Stay quiet enough, though, stay absorbed in your book and stay out of the way when Ed opens up the fridge to pilfer more bottles of Coors — they either forget you’re female or forget you’re there, but either way you get the chance to be a fly on the wall, if only for an hour or so.
Tim says he was kicked out of a bar downtown because he asked one of the waitresses for a table dance.
“This dyke-looking bitch who owns the place,” he slurs (all PC bets are off at this point) “says, ‘You’re making the girls uncomfortable,’ and it turns out the girl who complained was one of these 19-year-olds from Europe, and she doesn’t even work there anymore.”
“Jesus,” Jon assents. “What’s her problem?”
Let me tell you something about Jon: I want to like the guy. He’s the only guy I work with who actually works, as opposed to spacing out while I spray shoes, pour beers and talk to the customers. He’s nice to the customers, especially the kids who come into the place — and that’s more than I can say for our manager, Jeff. Actually, anything nice I have to say about Jon is something I can’t say for Jeff, who I work with when I’m not covering for Ed or dealing with Jon.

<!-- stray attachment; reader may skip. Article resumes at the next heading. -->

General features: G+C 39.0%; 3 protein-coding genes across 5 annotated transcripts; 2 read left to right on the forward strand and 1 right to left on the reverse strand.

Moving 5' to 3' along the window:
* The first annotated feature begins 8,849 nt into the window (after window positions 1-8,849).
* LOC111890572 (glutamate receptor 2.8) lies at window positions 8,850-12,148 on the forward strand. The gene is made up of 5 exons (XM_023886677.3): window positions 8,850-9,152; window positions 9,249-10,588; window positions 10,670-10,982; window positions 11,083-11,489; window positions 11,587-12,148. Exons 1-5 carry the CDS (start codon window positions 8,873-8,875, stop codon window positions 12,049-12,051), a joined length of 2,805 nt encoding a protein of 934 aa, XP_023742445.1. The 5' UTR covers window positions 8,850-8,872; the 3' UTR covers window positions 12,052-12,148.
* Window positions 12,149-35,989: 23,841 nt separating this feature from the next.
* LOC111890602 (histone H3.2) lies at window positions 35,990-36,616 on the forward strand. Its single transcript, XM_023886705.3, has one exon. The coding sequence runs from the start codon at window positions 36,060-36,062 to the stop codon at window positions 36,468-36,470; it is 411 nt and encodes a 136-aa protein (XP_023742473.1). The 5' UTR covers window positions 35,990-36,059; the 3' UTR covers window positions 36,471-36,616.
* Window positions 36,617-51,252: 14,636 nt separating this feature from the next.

Jeff’s an old man who can’t hear, who hates children and is obsessed with watching the news. These are all fine qualities in the right context, but the context is bowling, the context is arcade games, the context is rich kids whose parents don’t quite know what to do with them and therefore pawn them on us. The context is also that he’s obsessed with Fox News
, won’t watch anything else.
My politics (as a spiky-haired, Malcom-X-glasses-and-Birkenstock-wearing college girl from Oregon) aside, Fox News sucks. Like most college kids, I’m too absorbed in school and my various quarter-life crises to pay much attention to television, and I missed the generation of Murdoch’s news tentacle entirely. But Jeff insists on getting his O’Reilly fix and I can’t avoid it.
I hate TV news in general, and in the last several years I’ve cultivated a special hatred for cable-news pundits like Bill O’Reilly and Hannity and Colmes. I hate the bias and superficiality of their “reporting.” I hate their mean-spirited interpretation of civil debate. I hate, most of all, Fox News’ definition of news: the tabloid, the trivial, the sensational and mundane. So for the first part of the summer, I tune it out.
Several months in the pit, however — our name the little area behind the bar — as a captive Fox audience member, and I can’t tune it out, not entirely. I discover I'm sucked in.
When I’m not at work, I’m reading. And often when I am at work, I read — when it’s slow and I’m trying to drown out the damn television or the voices of angry men.